More recently, tech sector downsizing has resulted in the gutting of Trust and Safety teams at major platforms. Widespread layoffs have made it harder for researchers to do their work; many of the researchers we interviewed reported losing their sole points of contact at the companies. Researchers have long complained about poor access to platform data, which is key to their ability to understand what is happening online. Unfortunately, this access only appears to be getting worse, with Meta often rumored to be shutting down its CrowdTangle tool, and with both Reddit and X, the platform formerly known as Twitter, astronomically raising the cost of access to their APIs.

Researchers also face increased legal threats. In the Missouri v. Biden case, a recent injunction put unprecedented restrictions on communication between academic researchers and government officials, limiting the ability of researchers to keep the government informed of various threats to election integrity. The injunction is currently not in effect, but it has already had a chilling effect on independent research. It may drive young professionals from the field and make it more difficult to secure funding, and dissuade government officials from engaging with counter-disinformation efforts. 

Under Elon Musk’s ownership, X is deepening the attack on independent research in the courts. This month, X filed a lawsuit against the Center for Countering Digital Hate (CCDH), which has documented the rise in hate speech and disinformation on the platform since Musk took over. CDT joined dozens of other organizations in expressing our concern that this lawsuit threatens researchers’ right to freedom of expression, and intimidates researchers in an effort to dissuade them from conducting research in the public interest.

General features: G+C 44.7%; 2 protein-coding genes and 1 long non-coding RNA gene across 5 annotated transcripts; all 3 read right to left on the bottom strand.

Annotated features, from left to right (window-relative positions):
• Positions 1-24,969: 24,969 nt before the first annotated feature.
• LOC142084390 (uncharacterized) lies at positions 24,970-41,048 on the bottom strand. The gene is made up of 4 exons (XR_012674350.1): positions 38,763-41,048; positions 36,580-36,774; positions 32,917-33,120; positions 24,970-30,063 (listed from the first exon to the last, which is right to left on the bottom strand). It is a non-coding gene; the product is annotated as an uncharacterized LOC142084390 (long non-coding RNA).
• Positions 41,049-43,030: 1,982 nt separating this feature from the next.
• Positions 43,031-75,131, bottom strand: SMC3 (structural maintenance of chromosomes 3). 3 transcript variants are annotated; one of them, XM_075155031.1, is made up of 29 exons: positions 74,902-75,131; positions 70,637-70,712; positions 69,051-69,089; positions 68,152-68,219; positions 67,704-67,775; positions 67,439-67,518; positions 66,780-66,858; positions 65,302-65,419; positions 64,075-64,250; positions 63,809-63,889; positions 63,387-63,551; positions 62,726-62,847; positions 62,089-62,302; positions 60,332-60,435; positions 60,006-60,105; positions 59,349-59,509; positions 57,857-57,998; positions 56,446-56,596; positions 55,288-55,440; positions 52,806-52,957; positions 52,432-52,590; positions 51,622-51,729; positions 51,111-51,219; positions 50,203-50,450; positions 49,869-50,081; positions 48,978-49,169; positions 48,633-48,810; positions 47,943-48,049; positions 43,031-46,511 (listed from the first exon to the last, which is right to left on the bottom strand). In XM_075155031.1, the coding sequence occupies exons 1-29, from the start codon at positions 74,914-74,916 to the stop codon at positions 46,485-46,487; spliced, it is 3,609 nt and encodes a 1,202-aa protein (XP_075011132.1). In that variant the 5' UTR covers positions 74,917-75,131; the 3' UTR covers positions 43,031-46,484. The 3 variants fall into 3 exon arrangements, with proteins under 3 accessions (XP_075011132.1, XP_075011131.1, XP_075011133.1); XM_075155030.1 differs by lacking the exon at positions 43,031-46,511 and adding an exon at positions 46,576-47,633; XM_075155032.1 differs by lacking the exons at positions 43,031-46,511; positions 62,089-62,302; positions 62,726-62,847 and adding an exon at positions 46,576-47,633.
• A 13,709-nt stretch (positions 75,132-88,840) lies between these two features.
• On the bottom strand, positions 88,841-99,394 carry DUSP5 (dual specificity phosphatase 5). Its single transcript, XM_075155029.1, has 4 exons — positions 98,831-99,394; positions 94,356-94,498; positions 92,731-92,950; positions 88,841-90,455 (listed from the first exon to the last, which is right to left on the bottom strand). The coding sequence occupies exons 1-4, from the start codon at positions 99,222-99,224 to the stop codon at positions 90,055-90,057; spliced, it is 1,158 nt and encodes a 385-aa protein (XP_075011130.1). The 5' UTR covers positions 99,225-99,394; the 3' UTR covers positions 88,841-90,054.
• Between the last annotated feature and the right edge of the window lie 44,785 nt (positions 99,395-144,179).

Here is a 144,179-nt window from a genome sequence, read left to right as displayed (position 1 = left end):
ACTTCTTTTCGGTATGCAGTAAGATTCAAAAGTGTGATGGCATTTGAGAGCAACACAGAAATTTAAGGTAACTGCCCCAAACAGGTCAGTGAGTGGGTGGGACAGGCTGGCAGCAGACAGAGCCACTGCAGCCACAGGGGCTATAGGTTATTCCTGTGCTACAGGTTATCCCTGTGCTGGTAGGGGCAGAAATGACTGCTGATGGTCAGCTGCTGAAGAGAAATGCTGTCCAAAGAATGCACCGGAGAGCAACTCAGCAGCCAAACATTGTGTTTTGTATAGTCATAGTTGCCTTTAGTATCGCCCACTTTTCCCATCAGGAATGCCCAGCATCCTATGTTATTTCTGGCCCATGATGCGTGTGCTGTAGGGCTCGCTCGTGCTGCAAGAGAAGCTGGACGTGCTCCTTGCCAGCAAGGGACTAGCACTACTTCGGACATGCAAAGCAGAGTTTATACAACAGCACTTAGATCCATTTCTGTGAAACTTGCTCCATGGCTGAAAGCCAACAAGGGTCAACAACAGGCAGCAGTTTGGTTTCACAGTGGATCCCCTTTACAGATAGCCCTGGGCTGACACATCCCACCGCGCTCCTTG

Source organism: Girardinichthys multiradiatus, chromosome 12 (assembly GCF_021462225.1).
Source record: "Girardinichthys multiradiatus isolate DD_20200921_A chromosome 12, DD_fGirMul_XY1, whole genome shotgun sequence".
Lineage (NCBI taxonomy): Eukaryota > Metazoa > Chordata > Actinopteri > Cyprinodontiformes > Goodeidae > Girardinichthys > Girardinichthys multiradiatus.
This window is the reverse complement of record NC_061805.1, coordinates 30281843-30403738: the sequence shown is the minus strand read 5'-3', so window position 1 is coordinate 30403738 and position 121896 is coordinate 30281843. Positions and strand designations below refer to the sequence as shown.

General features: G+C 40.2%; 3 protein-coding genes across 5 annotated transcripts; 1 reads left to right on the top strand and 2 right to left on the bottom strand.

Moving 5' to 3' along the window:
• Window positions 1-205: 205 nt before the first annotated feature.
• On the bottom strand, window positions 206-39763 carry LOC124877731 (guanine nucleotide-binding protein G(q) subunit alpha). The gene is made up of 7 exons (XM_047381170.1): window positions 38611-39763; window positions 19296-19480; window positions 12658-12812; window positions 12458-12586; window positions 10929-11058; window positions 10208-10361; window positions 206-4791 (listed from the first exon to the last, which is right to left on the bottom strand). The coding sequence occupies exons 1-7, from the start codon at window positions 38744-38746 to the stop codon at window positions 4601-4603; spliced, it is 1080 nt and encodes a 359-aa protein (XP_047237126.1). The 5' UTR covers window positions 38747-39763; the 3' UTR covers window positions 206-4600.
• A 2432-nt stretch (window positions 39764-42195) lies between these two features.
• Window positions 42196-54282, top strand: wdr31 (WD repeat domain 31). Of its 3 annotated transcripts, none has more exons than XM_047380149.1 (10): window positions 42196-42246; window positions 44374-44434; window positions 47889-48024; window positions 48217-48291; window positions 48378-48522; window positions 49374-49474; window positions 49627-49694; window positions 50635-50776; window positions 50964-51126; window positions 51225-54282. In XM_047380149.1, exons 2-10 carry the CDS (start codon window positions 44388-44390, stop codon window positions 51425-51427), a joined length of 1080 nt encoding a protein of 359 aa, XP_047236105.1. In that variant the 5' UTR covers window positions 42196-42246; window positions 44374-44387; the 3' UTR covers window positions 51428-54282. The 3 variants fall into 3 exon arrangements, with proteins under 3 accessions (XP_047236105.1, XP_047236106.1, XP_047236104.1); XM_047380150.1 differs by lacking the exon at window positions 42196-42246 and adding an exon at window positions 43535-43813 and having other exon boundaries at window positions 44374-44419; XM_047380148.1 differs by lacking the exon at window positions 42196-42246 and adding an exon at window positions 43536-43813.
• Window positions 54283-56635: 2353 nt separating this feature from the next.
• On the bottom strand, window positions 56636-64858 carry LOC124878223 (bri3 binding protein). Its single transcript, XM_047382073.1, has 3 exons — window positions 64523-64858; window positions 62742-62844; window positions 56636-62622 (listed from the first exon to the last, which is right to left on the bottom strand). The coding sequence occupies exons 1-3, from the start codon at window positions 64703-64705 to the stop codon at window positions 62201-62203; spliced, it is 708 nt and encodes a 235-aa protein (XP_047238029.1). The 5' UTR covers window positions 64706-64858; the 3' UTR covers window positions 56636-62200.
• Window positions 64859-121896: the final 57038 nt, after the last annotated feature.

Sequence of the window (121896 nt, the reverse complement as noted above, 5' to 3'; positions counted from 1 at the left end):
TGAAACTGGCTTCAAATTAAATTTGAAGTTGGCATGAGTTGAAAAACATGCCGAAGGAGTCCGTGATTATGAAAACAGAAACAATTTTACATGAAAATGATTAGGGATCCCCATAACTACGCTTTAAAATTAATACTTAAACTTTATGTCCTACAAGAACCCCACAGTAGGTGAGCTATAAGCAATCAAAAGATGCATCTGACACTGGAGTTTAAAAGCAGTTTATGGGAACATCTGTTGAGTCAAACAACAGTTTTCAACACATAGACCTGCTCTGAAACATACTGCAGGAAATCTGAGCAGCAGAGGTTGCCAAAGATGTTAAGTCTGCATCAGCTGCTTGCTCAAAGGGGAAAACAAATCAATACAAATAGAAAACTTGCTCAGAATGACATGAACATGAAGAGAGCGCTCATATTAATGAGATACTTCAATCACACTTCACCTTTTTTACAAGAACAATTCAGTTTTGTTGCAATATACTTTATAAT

CDT’s forthcoming report identifies a variety of ways to support and empower election researchers. Some of our recommendations include:

  • Funders, research institutions, and nonprofits should create shared resources and practices for researchers under attack. These might include pools for legal defense and proactively developed communications plans for responding to coordinated attacks.
  • Governments should clarify and be more transparent about their role in responding to election disinformation and communicating with researchers and platforms — especially in the aftermath of the injunction issued in Missouri v. Biden.
  • Platforms should reinvest in trust and safety teams as soon as possible, focusing especially on civil rights specialists who can shape content moderation policies and practices.
  • Platforms should expand researcher access to platform data — both of their own accord and consistent with obligations such as those imposed by the Digital Services Act in Europe. 
  • Platforms should designate consistent points of contact for researchers and civil society.

The 2024 election is likely to be the most favorable environment for election disinformation that the United States has seen in eight years. Dozens of other countries with major elections next year face similar threats. Protecting election integrity starts with protecting and supporting the researchers who are best positioned to understand and convey how free and fair elections are threatened.